A number of you have reached out about how to change some of the settings around path policies, in particular how to set the default number of iops in the Round Robin path selection policy (PSP) to 1. While many of you have written scripts to do this, when you reboot the ESXi host, the defaults of the PSP are re-applied and then you have to run the scipts again to reapply the changes. Here I will show you how to modify the defaults so that when you unclaim/reclaim the devices, or indeed reboot the host, the desired settings come into effect immediately.
Before we begin, lets just revisit this whole IOPS=1 setting in the round robin path selection policy. My pal Duncan has posted his concerns about this before. Just to recap, Round Robin PSP works best at scale. If you do some testing with a single VM on a single datastore, then you are going to see improvements with the IOPS=1 setting when compared to the default setting of 1000. However, once you start to scale (multiple VMs deployed across multiple datastores), then the default value provided by VMware should provide just as good performance. Now I’m not going to question how our storage partners are arriving at the recommendation for IOPS=1, but I hope they are testing the path selection policy at scale before arriving at the recommendation. Let’s move on.
Each storage array supported on the VMware Hardware Compatibility List (HCL) will have a Storage Array Type Plugin (SATP) associated with it. This decide what conditions will fail an I/O over to an alternate path (i.e. which SCSI sense codes). With each SATP, there is a default Path Selection Policy (PSP) which determines which path to use for I/O. One of these PSPs is Round Robin, a path selection policy which balances I/O across all active paths. When to choose the next path to send the I/O is based on certain criteria. By default, PSP will send 1,000 I/Os down the first path, then 1,000 I/Os down the next and so on in a round robin fashion. Many of our storage partners are recommending that this should be set to a single I/O before moving to the next path. HP recommend it here on page 29 and EMC recommend it here on page 18.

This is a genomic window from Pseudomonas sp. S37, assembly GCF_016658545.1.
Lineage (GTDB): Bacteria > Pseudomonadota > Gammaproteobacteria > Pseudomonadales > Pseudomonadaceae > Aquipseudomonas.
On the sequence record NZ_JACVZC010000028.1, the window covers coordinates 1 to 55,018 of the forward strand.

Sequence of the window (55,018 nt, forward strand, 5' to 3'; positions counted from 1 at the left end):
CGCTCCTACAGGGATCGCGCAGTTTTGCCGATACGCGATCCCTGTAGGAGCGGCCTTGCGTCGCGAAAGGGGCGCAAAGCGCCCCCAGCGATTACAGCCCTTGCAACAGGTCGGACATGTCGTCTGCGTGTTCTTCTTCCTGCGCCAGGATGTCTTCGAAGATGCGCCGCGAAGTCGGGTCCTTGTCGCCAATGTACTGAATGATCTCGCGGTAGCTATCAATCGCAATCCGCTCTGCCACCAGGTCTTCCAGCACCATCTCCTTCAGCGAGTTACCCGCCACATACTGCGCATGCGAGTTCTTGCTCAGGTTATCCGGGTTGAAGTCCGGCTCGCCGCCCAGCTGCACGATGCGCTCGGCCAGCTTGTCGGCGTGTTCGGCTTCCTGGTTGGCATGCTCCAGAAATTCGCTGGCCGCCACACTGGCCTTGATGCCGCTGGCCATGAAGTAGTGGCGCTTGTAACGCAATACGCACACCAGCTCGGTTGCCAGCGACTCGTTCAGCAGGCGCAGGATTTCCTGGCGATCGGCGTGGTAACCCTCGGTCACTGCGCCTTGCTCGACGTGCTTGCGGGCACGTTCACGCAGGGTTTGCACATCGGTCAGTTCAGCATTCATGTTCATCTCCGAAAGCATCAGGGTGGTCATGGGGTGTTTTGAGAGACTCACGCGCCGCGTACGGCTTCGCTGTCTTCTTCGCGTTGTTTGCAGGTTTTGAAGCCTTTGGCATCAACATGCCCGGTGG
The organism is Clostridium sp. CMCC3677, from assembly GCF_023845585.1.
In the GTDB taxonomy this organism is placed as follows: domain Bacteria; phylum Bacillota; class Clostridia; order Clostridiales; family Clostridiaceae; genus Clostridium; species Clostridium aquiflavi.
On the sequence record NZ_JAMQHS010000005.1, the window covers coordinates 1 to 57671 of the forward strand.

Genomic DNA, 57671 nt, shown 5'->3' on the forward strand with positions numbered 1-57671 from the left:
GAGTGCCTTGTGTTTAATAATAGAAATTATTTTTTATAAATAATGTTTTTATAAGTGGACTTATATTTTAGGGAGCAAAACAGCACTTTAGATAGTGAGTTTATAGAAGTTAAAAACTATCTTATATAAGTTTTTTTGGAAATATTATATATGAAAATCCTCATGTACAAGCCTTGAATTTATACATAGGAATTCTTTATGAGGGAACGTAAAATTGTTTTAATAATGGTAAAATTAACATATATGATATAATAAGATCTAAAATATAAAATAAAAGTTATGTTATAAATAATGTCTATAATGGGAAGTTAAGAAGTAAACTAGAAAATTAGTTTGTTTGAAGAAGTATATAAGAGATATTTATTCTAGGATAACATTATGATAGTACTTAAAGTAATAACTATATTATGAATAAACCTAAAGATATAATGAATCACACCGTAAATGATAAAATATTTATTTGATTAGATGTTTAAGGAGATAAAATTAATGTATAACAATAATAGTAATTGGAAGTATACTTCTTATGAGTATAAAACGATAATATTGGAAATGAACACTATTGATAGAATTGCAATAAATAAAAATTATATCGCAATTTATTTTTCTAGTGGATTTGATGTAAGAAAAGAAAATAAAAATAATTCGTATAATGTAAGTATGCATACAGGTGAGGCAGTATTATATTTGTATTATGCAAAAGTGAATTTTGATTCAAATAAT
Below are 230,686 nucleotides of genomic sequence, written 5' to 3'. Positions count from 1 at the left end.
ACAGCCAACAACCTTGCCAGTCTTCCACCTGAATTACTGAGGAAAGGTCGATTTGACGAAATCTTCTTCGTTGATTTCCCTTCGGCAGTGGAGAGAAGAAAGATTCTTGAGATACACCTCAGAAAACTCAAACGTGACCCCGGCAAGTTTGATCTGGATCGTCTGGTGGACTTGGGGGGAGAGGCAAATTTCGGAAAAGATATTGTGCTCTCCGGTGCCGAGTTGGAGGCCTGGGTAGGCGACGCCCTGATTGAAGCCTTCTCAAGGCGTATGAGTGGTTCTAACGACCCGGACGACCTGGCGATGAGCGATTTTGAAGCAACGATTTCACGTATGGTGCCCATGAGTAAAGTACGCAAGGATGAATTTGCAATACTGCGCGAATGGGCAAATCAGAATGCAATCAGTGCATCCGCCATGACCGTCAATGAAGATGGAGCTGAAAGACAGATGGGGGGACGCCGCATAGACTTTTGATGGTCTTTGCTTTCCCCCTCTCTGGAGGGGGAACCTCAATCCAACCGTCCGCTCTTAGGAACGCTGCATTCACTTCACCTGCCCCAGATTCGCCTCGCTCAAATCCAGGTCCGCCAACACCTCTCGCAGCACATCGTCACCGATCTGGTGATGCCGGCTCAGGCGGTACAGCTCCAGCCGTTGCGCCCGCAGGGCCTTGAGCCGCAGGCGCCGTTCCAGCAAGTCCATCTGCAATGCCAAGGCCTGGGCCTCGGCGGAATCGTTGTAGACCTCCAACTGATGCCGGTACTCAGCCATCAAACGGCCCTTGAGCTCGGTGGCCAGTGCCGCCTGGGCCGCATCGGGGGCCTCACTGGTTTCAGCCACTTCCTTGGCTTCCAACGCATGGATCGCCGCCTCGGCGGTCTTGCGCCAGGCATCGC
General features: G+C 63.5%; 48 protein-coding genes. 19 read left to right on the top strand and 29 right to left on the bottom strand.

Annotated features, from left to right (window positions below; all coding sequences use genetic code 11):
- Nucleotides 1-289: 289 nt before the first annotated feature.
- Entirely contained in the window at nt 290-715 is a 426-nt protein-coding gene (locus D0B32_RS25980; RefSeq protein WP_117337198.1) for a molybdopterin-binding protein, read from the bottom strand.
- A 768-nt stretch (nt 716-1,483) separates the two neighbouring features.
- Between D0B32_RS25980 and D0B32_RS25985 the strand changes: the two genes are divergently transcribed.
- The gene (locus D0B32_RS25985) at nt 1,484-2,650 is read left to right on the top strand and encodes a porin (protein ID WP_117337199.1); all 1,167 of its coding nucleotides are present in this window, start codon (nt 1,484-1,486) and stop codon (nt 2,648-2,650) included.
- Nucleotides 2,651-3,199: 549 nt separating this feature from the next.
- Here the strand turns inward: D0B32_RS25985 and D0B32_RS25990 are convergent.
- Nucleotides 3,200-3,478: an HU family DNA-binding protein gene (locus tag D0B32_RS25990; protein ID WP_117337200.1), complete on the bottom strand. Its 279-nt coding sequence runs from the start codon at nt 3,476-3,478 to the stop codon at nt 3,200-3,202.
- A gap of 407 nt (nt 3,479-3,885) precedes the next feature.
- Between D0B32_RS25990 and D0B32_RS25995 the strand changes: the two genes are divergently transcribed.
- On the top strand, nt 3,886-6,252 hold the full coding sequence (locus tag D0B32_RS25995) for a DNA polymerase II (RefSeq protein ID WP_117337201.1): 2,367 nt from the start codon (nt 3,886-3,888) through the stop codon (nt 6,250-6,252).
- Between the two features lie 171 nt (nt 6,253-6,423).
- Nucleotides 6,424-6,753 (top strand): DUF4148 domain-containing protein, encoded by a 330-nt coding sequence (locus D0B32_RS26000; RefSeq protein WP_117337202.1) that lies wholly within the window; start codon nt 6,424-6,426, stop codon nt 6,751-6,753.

The command to associated the Round Robin PSP with a modified the IOPS setting is via this esxcli command:
# esxcli storage nmp satp rule add -s “TestSATP” -V “TestVendor” -M “TestModel” -P “VMW_PSP_RR” -O “iops=1″
In order to identify the “Vendor” and “Model” variables, you will need to do the following:
1. Perform a rescan on an ESX/ESXi host
2. Perform a “grep -i scsiscan /var/log/vmkernel.log”
3. In there, you will see the Vendor and Model for the device. Some examples are below:
0:00:00:29.585 cpu2:4114)ScsiScan: 1059: Path ‘vmhba36:C0:T0:L0′: Vendor: ‘Dell’ Model: ‘MD32xxi’ Rev: ’7320′
2013-06-19T23:55:11.838Z cpu18:8728)ScsiScan: 888: Path ‘vmhba1:C0:T0:L0′: Vendor: ‘DGC ‘ Model: ‘RAID 5 ‘ Rev: ’0430′
2013-06-19T23:55:11.838Z cpu18:8728)ScsiScan: 891: Path ‘vmhba1:C0:T0:L0′: Type: 0×0, ANSI rev: 4, TPGS: 3 (implicit and explicit)
You can see from the above examples that we have a Vendor “Dell” and a Model “MD32xxi” in the top line and Vendor “DGC” and Model “RAID 5″ in the second.
If the above esxcli command is run with these Vendor and Model values, any devices discovered by the ESXi from this array type will have the Round Robin PSP automatically associated with it, but will also have the IOPS value set to 1. Note that if the Vendor ID contains trailing spaces, as in the case of the EMC DGC model, the trailing spaces must be included. If there are any claim options associated with the device (as is the case of TPGS for ALUA arrays), these must also be included.
In order to get the claimrule to load it would be far easier to reboot the box, otherwise you would have to unload each device already claimed, and re-load the claimrules. However, if you are not in a position to reboot, these are the steps to unclaim and reload the claimrules
# esxcli storage core claiming unclaim -t device -d naa.xxxx
Repeat the above command for all LUNs presented. Once that is done, run this load command followed by a rescan:
# esxcli storage core claimrule load
# esxcfg-rescan vmhbaX
One caveat to this is if the customer is using Microsoft Clustered RDM’s, if they are then they will need to manually change them to Fixed or MRU as those LUNs will also be claimed with Round Robin which in the current released versions of ESX/ESXi is not supported.
Hope you find this useful.
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